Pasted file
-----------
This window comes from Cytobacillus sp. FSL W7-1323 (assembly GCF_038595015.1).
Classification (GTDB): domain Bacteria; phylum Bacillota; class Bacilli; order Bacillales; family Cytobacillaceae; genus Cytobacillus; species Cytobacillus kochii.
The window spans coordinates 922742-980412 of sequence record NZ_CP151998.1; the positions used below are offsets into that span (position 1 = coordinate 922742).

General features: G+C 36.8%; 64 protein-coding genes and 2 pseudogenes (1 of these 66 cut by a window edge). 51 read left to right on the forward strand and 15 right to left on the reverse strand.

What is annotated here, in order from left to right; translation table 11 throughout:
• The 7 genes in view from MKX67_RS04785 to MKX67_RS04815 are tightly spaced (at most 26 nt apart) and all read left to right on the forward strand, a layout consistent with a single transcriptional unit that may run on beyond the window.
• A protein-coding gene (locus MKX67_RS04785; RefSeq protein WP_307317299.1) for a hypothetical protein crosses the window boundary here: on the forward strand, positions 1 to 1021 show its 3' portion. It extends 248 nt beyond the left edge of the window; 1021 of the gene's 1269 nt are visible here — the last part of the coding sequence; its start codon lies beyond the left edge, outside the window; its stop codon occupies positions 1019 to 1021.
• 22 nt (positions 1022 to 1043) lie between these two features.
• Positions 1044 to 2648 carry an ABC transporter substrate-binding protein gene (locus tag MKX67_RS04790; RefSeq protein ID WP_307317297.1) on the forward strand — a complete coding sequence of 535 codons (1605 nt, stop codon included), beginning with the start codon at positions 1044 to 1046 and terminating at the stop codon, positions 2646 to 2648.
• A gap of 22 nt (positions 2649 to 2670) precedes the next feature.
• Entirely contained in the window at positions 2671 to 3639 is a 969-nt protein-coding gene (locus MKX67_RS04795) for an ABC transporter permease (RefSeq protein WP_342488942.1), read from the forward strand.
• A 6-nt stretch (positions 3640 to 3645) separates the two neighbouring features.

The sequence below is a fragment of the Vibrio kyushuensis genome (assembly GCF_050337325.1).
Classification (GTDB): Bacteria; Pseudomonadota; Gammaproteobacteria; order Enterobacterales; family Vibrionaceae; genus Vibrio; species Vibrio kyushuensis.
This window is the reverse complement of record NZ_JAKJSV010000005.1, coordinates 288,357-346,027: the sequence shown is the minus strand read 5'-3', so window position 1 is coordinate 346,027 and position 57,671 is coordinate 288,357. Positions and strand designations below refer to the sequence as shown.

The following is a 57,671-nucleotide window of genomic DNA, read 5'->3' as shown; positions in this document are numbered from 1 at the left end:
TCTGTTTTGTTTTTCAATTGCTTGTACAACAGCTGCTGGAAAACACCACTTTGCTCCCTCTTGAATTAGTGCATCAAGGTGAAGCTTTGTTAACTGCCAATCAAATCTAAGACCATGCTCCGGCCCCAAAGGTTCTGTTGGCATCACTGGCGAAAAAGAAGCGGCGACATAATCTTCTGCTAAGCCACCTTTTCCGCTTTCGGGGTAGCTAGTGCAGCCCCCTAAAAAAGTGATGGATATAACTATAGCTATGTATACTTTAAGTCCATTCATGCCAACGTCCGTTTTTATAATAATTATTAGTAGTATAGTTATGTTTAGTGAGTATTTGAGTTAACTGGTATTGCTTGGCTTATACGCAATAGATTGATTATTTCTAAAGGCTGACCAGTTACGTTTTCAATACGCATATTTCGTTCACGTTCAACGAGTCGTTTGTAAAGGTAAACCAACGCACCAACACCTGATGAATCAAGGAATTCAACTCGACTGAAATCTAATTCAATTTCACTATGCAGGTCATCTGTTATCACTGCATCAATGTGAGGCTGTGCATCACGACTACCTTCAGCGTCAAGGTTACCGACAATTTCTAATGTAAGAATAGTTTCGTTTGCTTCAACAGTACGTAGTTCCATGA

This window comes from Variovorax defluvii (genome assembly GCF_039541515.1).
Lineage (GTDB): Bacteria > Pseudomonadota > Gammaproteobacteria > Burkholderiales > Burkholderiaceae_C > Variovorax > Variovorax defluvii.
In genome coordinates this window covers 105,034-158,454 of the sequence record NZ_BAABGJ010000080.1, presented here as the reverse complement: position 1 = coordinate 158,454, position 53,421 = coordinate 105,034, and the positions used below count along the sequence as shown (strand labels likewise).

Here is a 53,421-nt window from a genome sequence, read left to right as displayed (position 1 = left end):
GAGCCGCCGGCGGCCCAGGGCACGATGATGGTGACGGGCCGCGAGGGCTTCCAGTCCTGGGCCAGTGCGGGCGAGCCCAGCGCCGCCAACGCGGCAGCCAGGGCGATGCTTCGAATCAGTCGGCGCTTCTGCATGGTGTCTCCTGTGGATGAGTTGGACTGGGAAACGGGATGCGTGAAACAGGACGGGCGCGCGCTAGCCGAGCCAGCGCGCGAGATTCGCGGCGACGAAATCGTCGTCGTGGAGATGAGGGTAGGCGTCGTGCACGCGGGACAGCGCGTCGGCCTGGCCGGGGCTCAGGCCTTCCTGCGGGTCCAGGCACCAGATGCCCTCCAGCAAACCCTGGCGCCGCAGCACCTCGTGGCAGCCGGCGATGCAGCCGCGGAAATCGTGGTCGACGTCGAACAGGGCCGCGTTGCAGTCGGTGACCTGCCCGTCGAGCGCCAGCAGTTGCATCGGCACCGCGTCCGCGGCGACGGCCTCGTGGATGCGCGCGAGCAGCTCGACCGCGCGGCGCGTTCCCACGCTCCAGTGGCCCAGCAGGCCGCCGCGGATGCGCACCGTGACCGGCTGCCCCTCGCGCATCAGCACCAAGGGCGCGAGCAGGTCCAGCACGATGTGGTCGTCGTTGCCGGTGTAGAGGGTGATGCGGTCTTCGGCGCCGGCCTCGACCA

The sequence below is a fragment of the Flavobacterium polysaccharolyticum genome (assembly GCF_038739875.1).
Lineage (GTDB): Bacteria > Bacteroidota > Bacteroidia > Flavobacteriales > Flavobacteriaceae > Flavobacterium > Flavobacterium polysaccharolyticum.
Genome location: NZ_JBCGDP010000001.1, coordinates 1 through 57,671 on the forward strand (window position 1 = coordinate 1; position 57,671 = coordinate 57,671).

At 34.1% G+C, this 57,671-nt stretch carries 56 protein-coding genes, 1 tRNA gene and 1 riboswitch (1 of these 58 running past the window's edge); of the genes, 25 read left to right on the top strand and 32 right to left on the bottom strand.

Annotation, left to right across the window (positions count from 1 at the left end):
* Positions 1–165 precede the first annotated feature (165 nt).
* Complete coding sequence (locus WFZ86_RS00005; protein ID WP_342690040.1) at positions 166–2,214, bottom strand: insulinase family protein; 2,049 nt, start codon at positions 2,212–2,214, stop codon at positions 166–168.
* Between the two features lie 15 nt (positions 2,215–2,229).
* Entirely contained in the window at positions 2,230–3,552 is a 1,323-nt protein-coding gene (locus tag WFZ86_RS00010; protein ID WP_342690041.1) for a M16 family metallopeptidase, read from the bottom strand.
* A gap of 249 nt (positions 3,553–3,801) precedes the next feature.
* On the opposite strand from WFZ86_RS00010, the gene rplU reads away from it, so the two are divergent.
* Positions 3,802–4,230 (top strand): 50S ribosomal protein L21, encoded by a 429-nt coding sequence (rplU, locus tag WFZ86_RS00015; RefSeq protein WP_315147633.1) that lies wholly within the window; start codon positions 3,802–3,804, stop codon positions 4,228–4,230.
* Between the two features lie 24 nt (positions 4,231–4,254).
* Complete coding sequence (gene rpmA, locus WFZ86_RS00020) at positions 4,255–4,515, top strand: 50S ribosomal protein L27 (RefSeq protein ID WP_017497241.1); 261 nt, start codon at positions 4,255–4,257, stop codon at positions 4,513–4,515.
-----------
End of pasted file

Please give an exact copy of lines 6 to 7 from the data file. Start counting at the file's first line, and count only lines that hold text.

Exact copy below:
• The 7 genes in view from MKX67_RS04785 to MKX67_RS04815 are tightly spaced (at most 26 nt apart) and all read left to right on the forward strand, a layout consistent with a single transcriptional unit that may run on beyond the window.
• A protein-coding gene (locus MKX67_RS04785; RefSeq protein WP_307317299.1) for a hypothetical protein crosses the window boundary here: on the forward strand, positions 1 to 1021 show its 3' portion. It extends 248 nt beyond the left edge of the window; 1021 of the gene's 1269 nt are visible here — the last part of the coding sequence; its start codon lies beyond the left edge, outside the window; its stop codon occupies positions 1019 to 1021.